Undeclared war waged by Sumy skinheads?
The Internet publication Vash shans [Your Chance] reports on a frightening case of arson committed against foreign – and black – medical students.
The article explains that over the summer posters appeared, calling on the local population to fight “the foreign plague”. Various races and nationalities, together with ills they supposedly brought, were mentioned, and even a website with more details about how to “fight” them, were provided. There was, however, no indication of who was behind all this.
The authors of the article say that they turned to the SBU [Security Service] but were told that this was not in the latter’s jurisdiction. The SBU suggested they go to the police. This they did, but while they were waiting for an answer, an event took place which heightened the urgency of the situation.
Around 23.00 on 29 August a fire broke out in one of the rooms of a hostel for medical students. The room was occupied by black students who were fortunately able to get out in time. Personal things, various office-type equipment, etc, were, however, destroyed.
The authors visited the hostel and found a swastika and the words “Go home” on both sides of the window. Since the police commandant refused to make any comment, they turned to the Vice-Dean of the Institute, Yevhen Korol. He said that the institute had obtained fencing and intended to put it up in the next few days, and that they were also significantly increasing CCTV coverage both on the student campus and around it. “The police are carrying out an investigation and we hope that the culprits will be found. A little before this10-12 skinheads in dark track suits were seen around the hostel. There are rumours that it was them who hurled the bottle with an inflammatory mixture through the window.”
The Sumy Regional MIA [Ministry of Internal Affairs] inform that a criminal investigation has been initiated over the arson attack, but as far as the racist signs around the city are concerned, they point to the SBU saying that incitement to inter-ethnic enmity is in the jurisdiction of the security services. They don’t understand why the latter is trying to offload their responsibility onto the police.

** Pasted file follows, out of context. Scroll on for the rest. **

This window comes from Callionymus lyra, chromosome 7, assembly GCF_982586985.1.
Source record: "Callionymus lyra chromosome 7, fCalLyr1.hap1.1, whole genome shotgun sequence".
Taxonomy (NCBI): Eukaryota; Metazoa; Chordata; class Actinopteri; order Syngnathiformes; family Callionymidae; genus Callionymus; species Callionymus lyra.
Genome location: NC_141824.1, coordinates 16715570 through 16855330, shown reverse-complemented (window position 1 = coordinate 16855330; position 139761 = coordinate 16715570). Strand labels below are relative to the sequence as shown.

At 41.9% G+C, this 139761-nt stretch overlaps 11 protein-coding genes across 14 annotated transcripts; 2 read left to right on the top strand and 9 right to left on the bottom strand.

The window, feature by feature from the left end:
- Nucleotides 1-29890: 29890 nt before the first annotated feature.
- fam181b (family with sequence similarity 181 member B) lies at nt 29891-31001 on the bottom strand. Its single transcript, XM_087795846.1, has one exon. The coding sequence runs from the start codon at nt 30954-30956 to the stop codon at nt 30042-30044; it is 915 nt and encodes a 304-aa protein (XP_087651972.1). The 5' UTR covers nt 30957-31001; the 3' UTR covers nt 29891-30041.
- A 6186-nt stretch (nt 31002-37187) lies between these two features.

The authors point out that this is not the first run in between foreign students and the local population over the last two years. On 3 April this year the students decided to take revenge for the serious assault and robbery of a student from the Congo. They then used items to hand and beat up some Ukrainian students from the hostel who had nothing to do with the initial assault.
They add that if you read the comments on the Internet about the April events, you see that there are a fair number of people who are against foreigners. “If no measures are taken, and the search for neo-fascists is offloaded from one official structure to another, then the arson attack on 29 August will be far from the last.”
The authors go on to mention that racial discrimination in Ukraine “is becoming a problem”. The issue is, in fact, described in greater detail in material on the KHPG and UHHRU sites. With respect to the increased penalties introduced in November 2009, see, for example, Parliament increases liability for discrimination, and changes nothing
The law states that deliberate acts aimed at inciting ethnic, racial or religious enmity and hatred, denigrating national honour or dignity, or offending the feelings of citizens with regard to their religious convictions, as well as direct or indirect restrict of their rights or establishment of direct or indirect privileges on the basis of race, skin colour, political, religious or other convictions, gender, ethnic or social origin, property, place of residence, language or other grounds, shall be punishable by a fine of from 200 to 500 times the minimum wage before tax, or restriction of liberty for up to 5 years, with removal of the right to occupy certain positions or engage in certain activities for up to 3 years, or without that.
Those same actions linked with violence, deception or threats, as well as if committed by a public official, shall be punishable by a fine of from 500 to 1,000 times the minimum wage before tax, or restriction of imprisonment for 2 to 5 years, with removal of the right to occupy certain positions or engage in certain activities for up to 3 years, or without that.
Actions committed by an organized group or causing grave consequences shall be punishable by imprisonment for a period of between 5 and 8 years.
The law in fact makes no significant change since the article of the Criminal Code is still phrased in such a way as to make it virtually impossible to prosecute people
See also the Ukrainian Helsinki Human Rights Union’s Alternative Report on Ukraine’s implementation of the UN Convention on the Elimination of All Forms of Racial Discrimination
Information about the situation in Sumy from the article here
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